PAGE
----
How many likes would be a good result for that?
Shooting for 20 to 30 cents per like is good. If you get around 200 likes for $50, you’re doing well, because those likes were very targeted.
If you have 10,000 likes that you bought and you get minimal interaction from them, Facebook devalues your page and shows it to even fewer people. That’s because Facebook values audience interaction.
Any recommendations about posting through social media management tools?
I really like social media scheduling tools.
There are some really good ones out there, such as Buffer, Hootsuite and Meet Edgar. There are rumors out there (but nothing that I’ve substantiated with data) that Facebook may determine manual posts to be more worthy of attention. That’s just speculation at this point.
Have you thought about running Facebook Ads for your page but aren’t sure where to start? Well, you’re in luck! We’ve put together a Facebook Ads 101 cheatsheet for you. Click here to download it now.
What tips do you have about using images in Facebook ads? I got declined the few times I tried to boost posts because my images had too much text.
If more than 20 percent of your image is covered in text, it will be declined. The rest should be visual.
Your headline should call out to the person you want to talk to. “Hey, freelance writers…”
You don’t want to do the call to action in the photo. You can do that in the body of the ad.
First, identify with them – intrigue them. Get them emotionally involved.
Take a client of mine as an example. They sell goat milk soap. People don’t give much thought to buying natural soap versus chemically-laden soap.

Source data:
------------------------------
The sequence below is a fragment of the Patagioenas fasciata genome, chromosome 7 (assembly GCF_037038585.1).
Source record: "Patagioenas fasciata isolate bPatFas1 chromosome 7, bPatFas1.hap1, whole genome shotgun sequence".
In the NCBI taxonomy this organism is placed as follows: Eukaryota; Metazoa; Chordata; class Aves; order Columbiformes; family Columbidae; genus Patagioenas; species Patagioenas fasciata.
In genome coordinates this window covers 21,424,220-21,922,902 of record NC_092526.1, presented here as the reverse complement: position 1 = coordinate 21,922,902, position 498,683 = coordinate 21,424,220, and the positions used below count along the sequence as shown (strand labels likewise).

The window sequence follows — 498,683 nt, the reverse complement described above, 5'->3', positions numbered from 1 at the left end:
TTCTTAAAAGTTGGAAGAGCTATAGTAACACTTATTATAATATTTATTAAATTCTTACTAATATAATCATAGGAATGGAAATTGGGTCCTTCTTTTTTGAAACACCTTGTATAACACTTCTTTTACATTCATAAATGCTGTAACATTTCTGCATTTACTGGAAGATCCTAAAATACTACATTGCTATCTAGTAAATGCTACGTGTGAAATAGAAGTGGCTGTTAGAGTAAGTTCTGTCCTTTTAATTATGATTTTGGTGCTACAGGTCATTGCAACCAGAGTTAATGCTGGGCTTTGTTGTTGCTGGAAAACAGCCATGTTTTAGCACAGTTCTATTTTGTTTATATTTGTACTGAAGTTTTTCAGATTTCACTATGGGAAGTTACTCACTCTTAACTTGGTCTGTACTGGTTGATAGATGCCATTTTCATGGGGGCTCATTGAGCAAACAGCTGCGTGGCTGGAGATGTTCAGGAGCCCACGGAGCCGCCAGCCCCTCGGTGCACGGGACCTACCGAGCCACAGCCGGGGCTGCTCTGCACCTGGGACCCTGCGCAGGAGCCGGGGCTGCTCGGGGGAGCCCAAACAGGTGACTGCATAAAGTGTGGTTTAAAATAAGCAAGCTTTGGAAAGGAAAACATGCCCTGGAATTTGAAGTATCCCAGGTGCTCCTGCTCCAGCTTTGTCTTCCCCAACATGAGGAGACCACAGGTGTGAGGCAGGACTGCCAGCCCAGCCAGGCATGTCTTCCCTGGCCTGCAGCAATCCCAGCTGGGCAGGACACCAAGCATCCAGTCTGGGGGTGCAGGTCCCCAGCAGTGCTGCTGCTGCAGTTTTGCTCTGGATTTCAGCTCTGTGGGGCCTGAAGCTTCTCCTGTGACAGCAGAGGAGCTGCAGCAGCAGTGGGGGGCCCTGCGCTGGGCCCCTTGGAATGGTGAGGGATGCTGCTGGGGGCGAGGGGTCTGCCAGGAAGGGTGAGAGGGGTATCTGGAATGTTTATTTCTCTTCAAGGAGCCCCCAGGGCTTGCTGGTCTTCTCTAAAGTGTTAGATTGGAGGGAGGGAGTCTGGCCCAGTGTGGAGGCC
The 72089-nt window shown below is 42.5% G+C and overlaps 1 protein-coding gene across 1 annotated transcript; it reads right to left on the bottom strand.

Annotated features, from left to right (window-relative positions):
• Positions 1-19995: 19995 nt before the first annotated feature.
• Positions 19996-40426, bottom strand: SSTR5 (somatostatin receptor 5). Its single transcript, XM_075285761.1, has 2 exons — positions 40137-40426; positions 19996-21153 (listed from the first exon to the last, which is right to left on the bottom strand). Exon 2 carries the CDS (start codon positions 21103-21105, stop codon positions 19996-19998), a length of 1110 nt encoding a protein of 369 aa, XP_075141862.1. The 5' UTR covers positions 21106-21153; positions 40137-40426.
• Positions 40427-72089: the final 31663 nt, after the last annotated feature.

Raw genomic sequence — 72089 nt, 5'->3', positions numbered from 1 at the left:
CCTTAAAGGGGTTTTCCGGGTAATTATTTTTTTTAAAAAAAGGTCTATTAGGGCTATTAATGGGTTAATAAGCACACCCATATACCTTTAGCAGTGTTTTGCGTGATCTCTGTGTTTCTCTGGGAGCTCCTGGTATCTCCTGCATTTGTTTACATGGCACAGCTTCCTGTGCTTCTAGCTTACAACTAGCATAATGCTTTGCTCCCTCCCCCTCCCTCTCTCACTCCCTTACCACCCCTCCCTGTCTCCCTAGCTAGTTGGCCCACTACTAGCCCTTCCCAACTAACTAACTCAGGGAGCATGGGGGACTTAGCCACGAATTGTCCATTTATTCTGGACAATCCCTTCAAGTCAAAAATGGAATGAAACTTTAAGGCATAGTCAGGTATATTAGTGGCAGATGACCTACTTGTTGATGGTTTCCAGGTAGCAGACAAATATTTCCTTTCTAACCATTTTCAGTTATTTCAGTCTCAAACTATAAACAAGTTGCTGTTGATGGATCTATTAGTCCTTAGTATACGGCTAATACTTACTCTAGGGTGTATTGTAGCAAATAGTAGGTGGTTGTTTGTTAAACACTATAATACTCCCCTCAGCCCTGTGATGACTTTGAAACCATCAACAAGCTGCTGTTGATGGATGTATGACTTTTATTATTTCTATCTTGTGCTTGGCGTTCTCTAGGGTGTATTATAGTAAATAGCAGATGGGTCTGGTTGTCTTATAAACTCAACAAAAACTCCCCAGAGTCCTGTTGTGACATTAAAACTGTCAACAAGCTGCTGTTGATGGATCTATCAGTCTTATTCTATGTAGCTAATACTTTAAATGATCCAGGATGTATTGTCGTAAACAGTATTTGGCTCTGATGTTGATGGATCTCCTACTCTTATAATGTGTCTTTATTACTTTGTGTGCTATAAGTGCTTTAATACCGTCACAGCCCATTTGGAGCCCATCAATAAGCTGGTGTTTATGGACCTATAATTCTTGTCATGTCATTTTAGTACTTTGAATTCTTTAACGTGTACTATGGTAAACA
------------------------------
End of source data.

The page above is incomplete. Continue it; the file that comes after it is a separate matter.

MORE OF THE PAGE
So a good way to get their attention and get them interested was to liken the harsh soap full of chemicals that you get from any supermarket to giving your kid cigarettes.
Would you do that? Of course not!
So why would you wash their absorbent skin with a product that contains so many harmful chemicals. Your audience gets enraged a little bit.
So we used an old 50’s stock photo of a child getting ready to light a cigarette with the text Would you give your kid a cigarette?
[Tweet “Get your audience emotionally-involved, and then they’ll listen to what you have to say. “]
That’s a great example. What were the elements of that ad?
Here’s what it looked like:
On the picture – Would you give your kid a cigarette?
In the headline – Parents need to know.
In the body text – Not likely. But what if I told you there is a product in your home that could be just as harmful?
You want to understand what matters to people and draw out their emotions with your ads. That’s marketing in general.
Ultimately, we’re trying to teach people about things that they’re not aware of. There’s so much noise out there. You want to stand out and speak with the ones who speak your “language.”
That’s the main takeaway: Don’t forget to actually speak to the people. You’re trying to get them to act and react.
Thank you for joining me, Chris!
Want to watch our Blab for yourself?
Have you ever tried advertising your business through Facebook ads? What were the results?
Chris Speas is highly analytical and logical with his approach to marketing, and takes a holistic approach to moving a brand forward. He thinks through goals and metrics, and implements targeted initiatives to exceed clients’ expectations. He has often been commended for how careful and deliberate he is with a client’s investment in paid search.